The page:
Posted by: Lister | March 29, 2009

Waterboarding Produced False Leads

From the WaPost:

When CIA officials subjected their first high-value captive, Abu Zubaida, to waterboarding and other harsh interrogation methods, they were convinced that they had in their custody an al-Qaeda leader who knew details of operations yet to be unleashed, and they were facing increasing pressure from the White House to get those secrets out of him.

The methods succeeded in breaking him, and the stories he told of al-Qaeda terrorism plots sent CIA officers around the globe chasing leads.

In the end, though, not a single significant plot was foiled as a result of Abu Zubaida’s tortured confessions, according to former senior government officials who closely followed the interrogations. Nearly all of the leads attained through the harsh measures quickly evaporated, while most of the useful information from Abu Zubaida — chiefly names of al-Qaeda members and associates — was obtained before waterboarding was introduced, they said.

[…] One connection Abu Zubaida had with al-Qaeda was a long relationship with Khalid Sheik Mohammed, the self-proclaimed mastermind behind the Sept. 11 attacks, officials said. Mohammed had approached Abu Zubaida in the 1990s about finding financiers to support a suicide mission, involving a small plane, targeting the World Trade Center. Abu Zubaida declined but told him to try bin Laden, according to a law enforcement source.

Abu Zubaida quickly told U.S. interrogators of Mohammed and of others he knew to be in al-Qaeda, and he revealed the plans of the low-level operatives who fled Afghanistan with him. Some were intent on returning to target American forces with bombs; others wanted to strike on American soil again, according to military documents and law enforcement sources.

Such intelligence was significant but not blockbuster material. Frustrated, the Bush administration ratcheted up the pressure — for the first time approving the use of increasingly harsh interrogations, including waterboarding.

[…] Abu Zubaida was born in 1971 in Saudi Arabia to a Palestinian father and a Jordanian mother, according to court papers. In 1991, he moved to Afghanistan and joined mujaheddin fighting Afghan communists, part of the civil war that raged after the 1989 withdrawal of the Soviet Union. He was seriously wounded by shrapnel from a mortar blast in 1992, sustaining head injuries that left him with severe memory problems, which still linger.

In 1994, he became the Pakistan-based coordinator for the Khalden training camp, outside the Afghan city of Khowst. He directed recruits to the camp and raised money for it, according to testimony he gave at a March 2007 hearing in Guantanamo Bay.

The Khalden camp, which provided basic training in small arms, had been in existence since the war against the Soviets. According to the 9/11 Commission’s report, Khalden and another camp called Derunta “were not al Qaeda facilities,” but “Abu Zubaydah had an agreement with Bin Laden to conduct reciprocal recruiting efforts whereby promising trainees at the camps could be invited to join al Qaeda.”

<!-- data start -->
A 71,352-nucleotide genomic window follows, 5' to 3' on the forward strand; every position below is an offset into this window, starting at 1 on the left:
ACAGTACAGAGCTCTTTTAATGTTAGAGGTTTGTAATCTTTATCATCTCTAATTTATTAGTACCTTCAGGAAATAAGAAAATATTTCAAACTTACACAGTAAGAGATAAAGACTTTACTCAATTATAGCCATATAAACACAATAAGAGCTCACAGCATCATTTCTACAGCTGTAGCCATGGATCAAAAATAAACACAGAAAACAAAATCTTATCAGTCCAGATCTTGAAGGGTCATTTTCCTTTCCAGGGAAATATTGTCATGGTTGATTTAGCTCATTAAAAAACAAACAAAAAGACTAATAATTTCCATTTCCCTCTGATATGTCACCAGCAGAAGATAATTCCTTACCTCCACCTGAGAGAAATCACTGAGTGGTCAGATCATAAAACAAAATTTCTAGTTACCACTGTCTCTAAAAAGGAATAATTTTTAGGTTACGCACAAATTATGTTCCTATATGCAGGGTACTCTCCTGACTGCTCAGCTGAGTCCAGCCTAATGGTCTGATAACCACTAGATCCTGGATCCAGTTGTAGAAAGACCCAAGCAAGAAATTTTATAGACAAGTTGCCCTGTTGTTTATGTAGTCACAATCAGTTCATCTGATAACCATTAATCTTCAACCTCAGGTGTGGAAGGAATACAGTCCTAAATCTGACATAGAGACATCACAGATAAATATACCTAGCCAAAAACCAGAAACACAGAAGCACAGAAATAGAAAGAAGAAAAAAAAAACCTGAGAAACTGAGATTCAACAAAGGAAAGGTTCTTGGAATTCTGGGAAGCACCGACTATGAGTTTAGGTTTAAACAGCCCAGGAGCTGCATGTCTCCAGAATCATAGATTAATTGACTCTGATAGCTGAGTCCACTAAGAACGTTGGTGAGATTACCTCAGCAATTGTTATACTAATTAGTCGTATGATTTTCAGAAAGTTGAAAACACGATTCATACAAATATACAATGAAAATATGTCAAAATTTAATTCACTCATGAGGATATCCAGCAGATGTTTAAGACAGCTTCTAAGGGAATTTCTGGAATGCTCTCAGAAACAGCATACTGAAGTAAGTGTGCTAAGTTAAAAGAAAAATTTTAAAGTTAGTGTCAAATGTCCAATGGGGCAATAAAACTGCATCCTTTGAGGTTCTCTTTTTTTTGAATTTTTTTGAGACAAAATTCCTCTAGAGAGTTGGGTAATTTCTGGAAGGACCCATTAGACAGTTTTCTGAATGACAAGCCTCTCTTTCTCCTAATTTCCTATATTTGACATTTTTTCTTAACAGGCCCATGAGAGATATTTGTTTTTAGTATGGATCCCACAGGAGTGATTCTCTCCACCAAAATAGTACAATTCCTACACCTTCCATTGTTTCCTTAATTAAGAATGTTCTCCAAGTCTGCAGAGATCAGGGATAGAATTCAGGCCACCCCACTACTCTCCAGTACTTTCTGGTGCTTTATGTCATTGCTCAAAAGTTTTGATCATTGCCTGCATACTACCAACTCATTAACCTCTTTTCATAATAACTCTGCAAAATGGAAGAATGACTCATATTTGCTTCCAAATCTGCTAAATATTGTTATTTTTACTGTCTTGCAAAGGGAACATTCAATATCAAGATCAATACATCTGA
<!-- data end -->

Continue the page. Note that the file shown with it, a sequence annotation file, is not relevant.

Abu Zubaida disputes this, saying he admitted to such a connection with bin Laden only as the result of torture.

[…] [Noor al-Deen’s] interrogations corroborated what CIA officials were hearing from Abu Zubaida, but there were other clues at the time that pointed to a less-than-central role for the Palestinian. As a veritable travel agent for jihadists, Abu Zubaida operated in a public world of Internet transactions and ticket agents.

“He was the above-ground support,” said one former Justice Department official closely involved in the early investigation of Abu Zubaida. “He was the guy keeping the safe house, and that’s not someone who gets to know the details of the plans. To make him the mastermind of anything is ridiculous.”

As weeks passed after the capture without significant new confessions, the Bush White House and some at the CIA became convinced that tougher measures had to be tried.

The pressure from upper levels of the government was “tremendous,” driven in part by the routine of daily meetings in which policymakers would press for updates, one official remembered.

“They couldn’t stand the idea that there wasn’t anything new,” the official said. “They’d say, ‘You aren’t working hard enough.’ There was both a disbelief in what he was saying and also a desire for retribution — a feeling that ‘He’s going to talk, and if he doesn’t talk, we’ll do whatever.’ “

The application of techniques such as waterboarding — a form of simulated drowning that U.S. officials had previously deemed a crime — prompted a sudden torrent of names and facts. Abu Zubaida began unspooling the details of various al-Qaeda plots, including plans to unleash weapons of mass destruction.

Abu Zubaida’s revelations triggered a series of alerts and sent hundreds of CIA and FBI investigators scurrying in pursuit of phantoms. The interrogations led directly to the arrest of Jose Padilla, the man Abu Zubaida identified as heading an effort to explode a radiological “dirty bomb” in an American city. Padilla was held in a naval brig for 3 1/2 years on the allegation but was never charged in any such plot. Every other lead ultimately dissolved into smoke and shadow, according to high-ranking former U.S. officials with access to classified reports.

“We spent millions of dollars chasing false alarms,” one former intelligence official said.